The science of alcohol
The science of alcohol

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The science of alcohol

2 What is a hangover?

Ethanol can have both acute (short duration) and chronic (persisting for a long time or constantly recurring) effects on the body. You will look at the chronic effects in Week 7. The acute effects increase as more alcohol is consumed, and are short-lived. These effects arise through the immediate actions of ethanol on different parts of the body.

For example, ethanol has the effect of irritating the stomach and intestinal lining which can result in inflammation of these areas. Ethanol also increases the production of gastric acid and intestinal secretions, and the after-effects of these processes include abdominal pain, nausea and vomiting, all of which can be associated with hangovers. A hangover is the term used to describe the collection of signs and symptoms that someone usually experiences on the day following a heavy drinking session.

  • Can you list some typical signs and symptoms of a hangover?

  • The causes of a hangover are not well understood, but typical signs and symptoms are: headache, nausea, dry mouth and thirst, flushing on the skin, abdominal pain, diarrhoea, anorexia (lack of appetite), tremor (dizziness), fatigue and a poor sense of well-being.

Some of these are related to dehydration. An imbalance in electrolytes (your body’s salt levels) is generated which has knock-on effects causing nausea, dizziness, dry mouth, high levels of thirst and fatigue. Alterations in salt and water levels can lead to diarrhoea as the body adjusts to the environment.

Fatigue is also caused by a decrease in blood sugar levels. At its most severe, hypoglycaemia can lead to a coma state and death, similar to a diabetic situation. Sadly, while drinking a lot of water can help with these symptoms they will not fully stop the effects.

  • What was the product of the first enzymatic reaction for the breakdown of ethanol in the liver?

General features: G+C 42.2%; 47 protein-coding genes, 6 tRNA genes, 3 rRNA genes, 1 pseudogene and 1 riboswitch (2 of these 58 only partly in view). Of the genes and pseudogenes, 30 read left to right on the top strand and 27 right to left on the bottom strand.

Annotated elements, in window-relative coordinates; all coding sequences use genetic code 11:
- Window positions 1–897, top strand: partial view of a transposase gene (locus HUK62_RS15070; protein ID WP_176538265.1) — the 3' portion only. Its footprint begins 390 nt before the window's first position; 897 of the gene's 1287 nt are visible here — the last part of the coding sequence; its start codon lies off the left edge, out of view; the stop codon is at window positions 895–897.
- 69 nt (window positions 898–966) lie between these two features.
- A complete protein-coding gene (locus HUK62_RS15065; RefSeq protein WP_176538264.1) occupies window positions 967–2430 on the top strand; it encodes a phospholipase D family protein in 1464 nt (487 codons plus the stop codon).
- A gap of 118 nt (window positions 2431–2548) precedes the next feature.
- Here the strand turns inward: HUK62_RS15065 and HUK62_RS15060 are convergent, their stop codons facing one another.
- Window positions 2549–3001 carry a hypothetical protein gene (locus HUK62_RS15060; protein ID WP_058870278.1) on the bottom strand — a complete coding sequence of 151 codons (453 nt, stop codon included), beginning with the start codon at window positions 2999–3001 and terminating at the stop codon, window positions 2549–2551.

• In the first enzymatic reaction in the liver, ethanol forms acetaldehyde.

Acetaldehyde is significantly toxic itself and, combined with the genetic factors you briefly read about earlier, its concentration can be elevated in the bloodstream for a significant amount of time. This causes the flushing of the skin (redness). It can also cause cellular stress by affecting a number of other receptors in cells.

Ethanol also has an effect on a group of chemicals in the body called cytokines. These play a highly important part in cell signalling (how cells talk to each other) and the immune system. Alcohol causes changes in their concentration with some of these compounds exhibiting higher levels. These have been implicated in nausea, headache and fatigue as the immune system is activated.

In addition to ethanol, a significant number of alcoholic beverages contain congeners. These are substances produced during the production process that contribute to the taste and smell of a drink. These are a mix of small organic compounds, some of which are harmless, but others such as methanol are highly toxic. Methanol (CH3OH) breaks down in a similar fashion to ethanol in the body but the products of this reaction are highly toxic (formaldehyde and formic acid). Congeners have been shown to mitigate or aggravate the hangover effect.

  • Which do you think has more congeners in? Whisky or vodka?

  • Whisky has significant amounts of congeners, which aid with the complex taste and smell that is associated with these drinks, whereas the clear vodka has hardly any, hence its ‘pure’ status among beverages.

Several scientific studies have explored the severity of hangovers with respect to the type of alcohol consumed. It is considered that dark drinks (such as whisky, dark rum, red wine, ale) will give a greater hangover than clear ones (vodka, gin, white wine, lager). One such study found an average of fourteen standard units of beer was needed to produce a hangover, but only seven to eight units was required for wine or liquor.

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